For most surfers, wetsuit technology exists around one, unifying concept: protection from frigid waters.The insulated materials allow the surfer to brave the cold weather (or just cold water), because not every beach is in Tahiti.
Patagonia, home to many an innovative, performance-based fabric, has already mastered the cold-defying wetsuit by lining a traditional wetsuit with ultra-light, quick-drying wool.
This technology is pretty amazing, but Patagonia's home is in southern California. What about the surfers there?
The apparel company recently released what they are calling the R1 warm water wetsuit. They built off of the extensive research and development that went into the wetsuit made for arctic temperatures, applying their knowledge to warmer water, trading the merino wool for a specially-designed recycled polyester blend. This makes the R1 a bit thinner and allows the wearer to move more freely.
Bamboo was Patagonia's first choice for the new suit's fiber, but nixed the idea after research showed the production process to be excessively pollutant, with almost half of the solvents used ending up as environmental waste. This led them to the recycled polyester, which is a cleaner fabric that takes less energy to produce, but before this had not been used in apparel.
The R1's exterior is composed completely of this recycled polyester and 50 percent of the interior, the other half of which is part recycled polyester and part normal polyester and spandex blend, for elasticity.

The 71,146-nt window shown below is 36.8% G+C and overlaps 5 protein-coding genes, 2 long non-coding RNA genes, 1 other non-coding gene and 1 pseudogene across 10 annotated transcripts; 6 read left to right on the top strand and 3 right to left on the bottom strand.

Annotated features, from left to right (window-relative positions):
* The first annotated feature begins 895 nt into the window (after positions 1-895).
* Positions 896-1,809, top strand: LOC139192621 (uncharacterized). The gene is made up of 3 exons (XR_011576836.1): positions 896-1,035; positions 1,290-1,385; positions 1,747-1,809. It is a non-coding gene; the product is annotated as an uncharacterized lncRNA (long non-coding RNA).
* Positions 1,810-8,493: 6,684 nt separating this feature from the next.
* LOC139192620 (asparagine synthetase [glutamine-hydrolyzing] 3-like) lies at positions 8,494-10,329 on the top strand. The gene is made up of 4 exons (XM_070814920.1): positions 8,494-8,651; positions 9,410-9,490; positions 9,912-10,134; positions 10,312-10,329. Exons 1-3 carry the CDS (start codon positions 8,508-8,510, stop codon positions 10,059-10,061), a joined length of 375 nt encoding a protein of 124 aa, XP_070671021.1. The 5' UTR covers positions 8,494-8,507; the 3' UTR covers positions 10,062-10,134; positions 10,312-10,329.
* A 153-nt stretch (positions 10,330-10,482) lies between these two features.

This recycled polyester makes up 100% of the R1's exterior while the grid-lined interior is made up of 50% recycled polyester mixed with virgin polyester and spandex.
Patagonia sought out a famous Japanese mill to produce the unique grid pattern on the R1-- that uses a circular knit machine only found in Japan.
Because of this detail, Patagonia maintains that the R1 is just as well-constructed as any cold water wetsuit.
It doesn't hurt that Patagonia is located a quarter-mile from the beach and some world-renowned surf. We wouldn't mind to get the chance to go test out the product in the waves whenever we deemed necessary.
See Patagonia's video here:
See also:, and .
Images: Mohammed Moosa/Flickr, Patagonia
This post was originally published on Smartplanet.com